The New York Metropolitan Transportation Authority (MTA) voted Wednesday to ban all political or religious ads from its buses and subways, following a court ruling that it must run a controversial ad which it claimed would incite violence, The New York Times reported.
In response, the group which sponsored the contested ad appealed to the court to strike down the MTA ban, citing their First Amendment rights.
Last year, the American Freedom Defense Initiative (AFDI) took out a series of ads on New York City buses, intended to raise awareness of religiously-inspired Muslim violence towards non-Muslims.
The campaign was a parody of one run earlier by the Council on American-Islamic Relations (CAIR) which strove to demonstrate that the term “jihad”, commonly associated with killing non-believers in the name of Islam, has a gentler interpretation as a “personal goal”. Three of the four ads in the AFDI campaign were accepted by the MTA, but the fourth, which included the line “Killing Jews is Worship that draws us close to Allah”, was not.
Following a ruling in late April by district court judge John Koeltl in Manhattan requiring the transit company to run the ad, the MTA board voted Wednesday to ban all political and religious ads from its system. Government and public service ads will still be accepted under the decision. MTA officials explained the recurring challenges were becoming a distraction. In 2012, the MTA lost another lawsuit to AFDI over an earlier ad.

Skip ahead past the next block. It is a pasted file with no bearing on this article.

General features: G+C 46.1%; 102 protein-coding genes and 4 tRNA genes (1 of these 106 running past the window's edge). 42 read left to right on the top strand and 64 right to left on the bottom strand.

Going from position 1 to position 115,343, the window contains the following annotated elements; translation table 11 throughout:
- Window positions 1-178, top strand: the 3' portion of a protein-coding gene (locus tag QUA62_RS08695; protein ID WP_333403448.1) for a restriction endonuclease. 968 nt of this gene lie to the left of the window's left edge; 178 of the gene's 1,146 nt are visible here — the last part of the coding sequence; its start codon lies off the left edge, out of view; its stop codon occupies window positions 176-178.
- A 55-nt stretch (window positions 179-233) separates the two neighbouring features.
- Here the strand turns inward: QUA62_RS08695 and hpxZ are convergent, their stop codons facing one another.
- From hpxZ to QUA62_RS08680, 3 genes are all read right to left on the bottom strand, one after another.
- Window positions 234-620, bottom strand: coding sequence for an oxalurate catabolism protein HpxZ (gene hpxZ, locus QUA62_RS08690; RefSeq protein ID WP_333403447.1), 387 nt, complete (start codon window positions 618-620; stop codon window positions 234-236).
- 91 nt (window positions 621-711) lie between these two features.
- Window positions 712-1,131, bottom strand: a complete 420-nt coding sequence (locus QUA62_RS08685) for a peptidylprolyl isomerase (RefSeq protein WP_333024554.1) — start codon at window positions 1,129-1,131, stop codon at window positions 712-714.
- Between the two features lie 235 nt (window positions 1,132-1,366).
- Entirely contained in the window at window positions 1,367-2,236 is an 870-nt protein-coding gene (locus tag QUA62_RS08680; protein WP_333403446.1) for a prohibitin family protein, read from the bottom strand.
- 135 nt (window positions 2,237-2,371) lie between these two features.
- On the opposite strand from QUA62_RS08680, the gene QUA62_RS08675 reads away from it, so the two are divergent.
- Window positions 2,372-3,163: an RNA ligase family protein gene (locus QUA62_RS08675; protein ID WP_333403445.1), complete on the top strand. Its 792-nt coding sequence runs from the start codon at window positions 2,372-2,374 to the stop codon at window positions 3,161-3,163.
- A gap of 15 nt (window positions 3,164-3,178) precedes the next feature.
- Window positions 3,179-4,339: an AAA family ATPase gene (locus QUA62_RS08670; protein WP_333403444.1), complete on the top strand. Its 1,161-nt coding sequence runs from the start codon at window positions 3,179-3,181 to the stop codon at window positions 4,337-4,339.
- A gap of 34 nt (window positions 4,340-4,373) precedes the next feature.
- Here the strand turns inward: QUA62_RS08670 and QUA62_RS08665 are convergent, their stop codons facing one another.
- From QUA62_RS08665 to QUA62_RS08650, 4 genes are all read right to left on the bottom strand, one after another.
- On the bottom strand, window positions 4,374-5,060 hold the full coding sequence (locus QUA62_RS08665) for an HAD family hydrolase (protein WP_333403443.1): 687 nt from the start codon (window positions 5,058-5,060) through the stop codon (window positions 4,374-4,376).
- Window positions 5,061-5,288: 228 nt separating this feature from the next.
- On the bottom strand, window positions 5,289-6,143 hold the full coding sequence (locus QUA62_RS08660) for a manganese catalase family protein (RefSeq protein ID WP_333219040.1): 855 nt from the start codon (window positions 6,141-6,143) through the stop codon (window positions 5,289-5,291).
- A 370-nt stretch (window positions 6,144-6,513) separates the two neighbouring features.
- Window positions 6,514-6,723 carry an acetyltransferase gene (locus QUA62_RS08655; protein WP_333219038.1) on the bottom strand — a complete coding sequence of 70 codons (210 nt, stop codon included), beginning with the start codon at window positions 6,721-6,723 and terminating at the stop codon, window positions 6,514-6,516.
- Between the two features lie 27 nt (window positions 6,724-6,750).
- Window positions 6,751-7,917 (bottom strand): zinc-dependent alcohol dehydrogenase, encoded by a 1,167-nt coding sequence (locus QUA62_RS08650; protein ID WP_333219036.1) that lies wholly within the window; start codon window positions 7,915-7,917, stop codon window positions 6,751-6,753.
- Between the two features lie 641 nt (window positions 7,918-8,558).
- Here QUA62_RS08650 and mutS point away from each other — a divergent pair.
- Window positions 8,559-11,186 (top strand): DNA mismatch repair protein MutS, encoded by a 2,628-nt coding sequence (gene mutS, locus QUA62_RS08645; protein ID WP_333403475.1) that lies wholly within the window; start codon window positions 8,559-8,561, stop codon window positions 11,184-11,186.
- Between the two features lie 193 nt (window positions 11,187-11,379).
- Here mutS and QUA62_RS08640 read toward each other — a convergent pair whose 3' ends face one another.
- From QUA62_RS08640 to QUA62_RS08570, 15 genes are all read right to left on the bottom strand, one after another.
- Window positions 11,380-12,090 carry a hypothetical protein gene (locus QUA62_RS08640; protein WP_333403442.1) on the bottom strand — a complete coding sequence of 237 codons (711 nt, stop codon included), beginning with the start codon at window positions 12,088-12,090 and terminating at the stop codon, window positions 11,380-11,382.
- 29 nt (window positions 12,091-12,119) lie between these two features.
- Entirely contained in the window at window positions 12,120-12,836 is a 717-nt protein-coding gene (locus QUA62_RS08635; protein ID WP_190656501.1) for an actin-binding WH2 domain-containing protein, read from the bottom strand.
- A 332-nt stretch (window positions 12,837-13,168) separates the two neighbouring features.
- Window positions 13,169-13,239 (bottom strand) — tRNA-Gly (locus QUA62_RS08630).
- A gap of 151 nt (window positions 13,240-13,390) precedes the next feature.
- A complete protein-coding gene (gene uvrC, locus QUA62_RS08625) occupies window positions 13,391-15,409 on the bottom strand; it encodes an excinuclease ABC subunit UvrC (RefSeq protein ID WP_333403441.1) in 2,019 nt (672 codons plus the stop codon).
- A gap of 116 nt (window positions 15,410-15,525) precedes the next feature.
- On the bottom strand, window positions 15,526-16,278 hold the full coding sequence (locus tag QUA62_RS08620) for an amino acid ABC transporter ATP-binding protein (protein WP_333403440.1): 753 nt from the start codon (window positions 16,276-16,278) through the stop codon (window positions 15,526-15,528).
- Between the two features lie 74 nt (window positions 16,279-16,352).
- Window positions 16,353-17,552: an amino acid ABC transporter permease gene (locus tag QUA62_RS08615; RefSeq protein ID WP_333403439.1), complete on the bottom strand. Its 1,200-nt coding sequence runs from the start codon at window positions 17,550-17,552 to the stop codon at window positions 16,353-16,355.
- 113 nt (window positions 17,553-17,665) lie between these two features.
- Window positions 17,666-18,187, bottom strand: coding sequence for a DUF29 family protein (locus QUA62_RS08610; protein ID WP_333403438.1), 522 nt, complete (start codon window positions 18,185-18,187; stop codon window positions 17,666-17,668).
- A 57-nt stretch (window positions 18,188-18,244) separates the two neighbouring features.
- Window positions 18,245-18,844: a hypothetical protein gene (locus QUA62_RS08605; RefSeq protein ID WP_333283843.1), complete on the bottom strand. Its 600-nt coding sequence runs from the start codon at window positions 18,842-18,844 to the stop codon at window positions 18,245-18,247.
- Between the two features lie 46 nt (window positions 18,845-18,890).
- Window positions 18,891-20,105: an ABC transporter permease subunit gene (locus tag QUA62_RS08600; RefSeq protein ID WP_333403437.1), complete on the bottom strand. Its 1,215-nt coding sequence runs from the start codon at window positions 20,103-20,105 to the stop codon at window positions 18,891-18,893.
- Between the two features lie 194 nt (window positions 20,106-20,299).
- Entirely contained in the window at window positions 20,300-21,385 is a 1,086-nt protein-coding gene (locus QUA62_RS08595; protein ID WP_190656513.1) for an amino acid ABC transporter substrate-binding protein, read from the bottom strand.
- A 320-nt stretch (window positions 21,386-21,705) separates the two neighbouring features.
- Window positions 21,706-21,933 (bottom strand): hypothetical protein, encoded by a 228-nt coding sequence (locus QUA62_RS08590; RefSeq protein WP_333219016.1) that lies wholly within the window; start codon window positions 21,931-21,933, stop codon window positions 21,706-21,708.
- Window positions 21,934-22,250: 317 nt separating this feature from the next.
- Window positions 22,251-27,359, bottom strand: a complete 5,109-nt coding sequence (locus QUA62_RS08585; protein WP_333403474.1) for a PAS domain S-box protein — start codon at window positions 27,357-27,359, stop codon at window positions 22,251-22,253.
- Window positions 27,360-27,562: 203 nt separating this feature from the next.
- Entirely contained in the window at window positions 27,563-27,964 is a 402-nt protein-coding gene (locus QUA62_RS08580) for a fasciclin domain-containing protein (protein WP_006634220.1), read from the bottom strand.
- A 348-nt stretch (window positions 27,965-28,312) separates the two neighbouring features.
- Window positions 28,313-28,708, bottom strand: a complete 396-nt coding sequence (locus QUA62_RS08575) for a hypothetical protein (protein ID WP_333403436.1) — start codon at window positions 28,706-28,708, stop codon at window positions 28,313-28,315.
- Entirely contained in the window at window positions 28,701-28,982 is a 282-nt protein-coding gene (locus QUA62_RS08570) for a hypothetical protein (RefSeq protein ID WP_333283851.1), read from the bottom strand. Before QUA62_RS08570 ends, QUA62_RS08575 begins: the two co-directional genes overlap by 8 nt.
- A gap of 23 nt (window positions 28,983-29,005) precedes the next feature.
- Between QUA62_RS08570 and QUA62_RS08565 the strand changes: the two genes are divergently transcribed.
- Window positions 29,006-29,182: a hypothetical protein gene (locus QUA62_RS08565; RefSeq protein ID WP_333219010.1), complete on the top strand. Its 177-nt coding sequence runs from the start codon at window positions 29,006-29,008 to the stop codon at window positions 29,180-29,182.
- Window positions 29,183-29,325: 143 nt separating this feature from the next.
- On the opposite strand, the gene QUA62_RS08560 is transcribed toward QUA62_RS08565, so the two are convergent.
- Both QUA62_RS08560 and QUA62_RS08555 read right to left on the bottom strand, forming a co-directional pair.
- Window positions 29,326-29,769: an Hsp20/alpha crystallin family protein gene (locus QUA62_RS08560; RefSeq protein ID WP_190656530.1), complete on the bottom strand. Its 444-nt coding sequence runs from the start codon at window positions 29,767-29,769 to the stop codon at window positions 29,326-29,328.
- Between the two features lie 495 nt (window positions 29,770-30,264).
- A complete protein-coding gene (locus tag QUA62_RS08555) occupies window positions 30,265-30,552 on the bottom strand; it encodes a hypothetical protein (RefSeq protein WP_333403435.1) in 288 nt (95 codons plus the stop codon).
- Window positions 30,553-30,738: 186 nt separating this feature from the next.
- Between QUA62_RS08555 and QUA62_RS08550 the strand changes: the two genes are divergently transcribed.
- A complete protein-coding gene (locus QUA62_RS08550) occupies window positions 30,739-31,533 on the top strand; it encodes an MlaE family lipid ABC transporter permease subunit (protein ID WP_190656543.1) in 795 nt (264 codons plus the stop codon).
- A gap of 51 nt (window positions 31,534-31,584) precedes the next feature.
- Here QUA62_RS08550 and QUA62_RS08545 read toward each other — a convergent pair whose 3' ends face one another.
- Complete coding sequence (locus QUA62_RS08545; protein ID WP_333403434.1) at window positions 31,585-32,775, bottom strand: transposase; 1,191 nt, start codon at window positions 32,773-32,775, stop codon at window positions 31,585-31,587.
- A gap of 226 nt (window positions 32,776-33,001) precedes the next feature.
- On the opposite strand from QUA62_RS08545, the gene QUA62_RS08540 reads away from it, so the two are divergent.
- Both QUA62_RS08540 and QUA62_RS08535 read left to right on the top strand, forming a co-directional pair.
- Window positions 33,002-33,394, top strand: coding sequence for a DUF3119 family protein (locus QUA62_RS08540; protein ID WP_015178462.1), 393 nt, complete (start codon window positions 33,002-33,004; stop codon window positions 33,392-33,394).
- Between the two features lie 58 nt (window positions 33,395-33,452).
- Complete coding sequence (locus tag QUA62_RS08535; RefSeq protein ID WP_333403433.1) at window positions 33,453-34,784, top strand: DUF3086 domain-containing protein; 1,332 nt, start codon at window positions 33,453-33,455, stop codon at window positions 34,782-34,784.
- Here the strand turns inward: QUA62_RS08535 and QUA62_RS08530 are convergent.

Safety was also a consideration, MTA general counsel Jerome Page said. “We drew the line when we thought our customers, our employees and the public were in danger,” he said. “The judge gave short shrift to those concerns.”
The board decision was not unanimous. Board member Allen P. Cappelli is one of two who voted against the move. He told the Times, “It is offensive to me as a citizen that the board would even be considering taking such a radical approach to deny the constitutional rights of New Yorkers.”
According to Haaretz, New York follows the lead of Los Angeles, Chicago and Philadelphia, which have all banned political advertising from their public transit systems.
AFDI immediately appealed the MTA move. In a letter to the court Thursday, the group claimed their “public service advertisement is an educational message,” and that the MTA’s position was “legally deficient, if not frivolous,” the New York Post reported.
The group also asked the judge to order the MTA to run the ad immediately. After his initial ruling, Koeltl had permitted a one-month delay to allow the transit authority time to appeal the decision. The MTA claims their new policy negates the need for an appeal.
The MTA said Thursday it was considering the AFDI’s letter.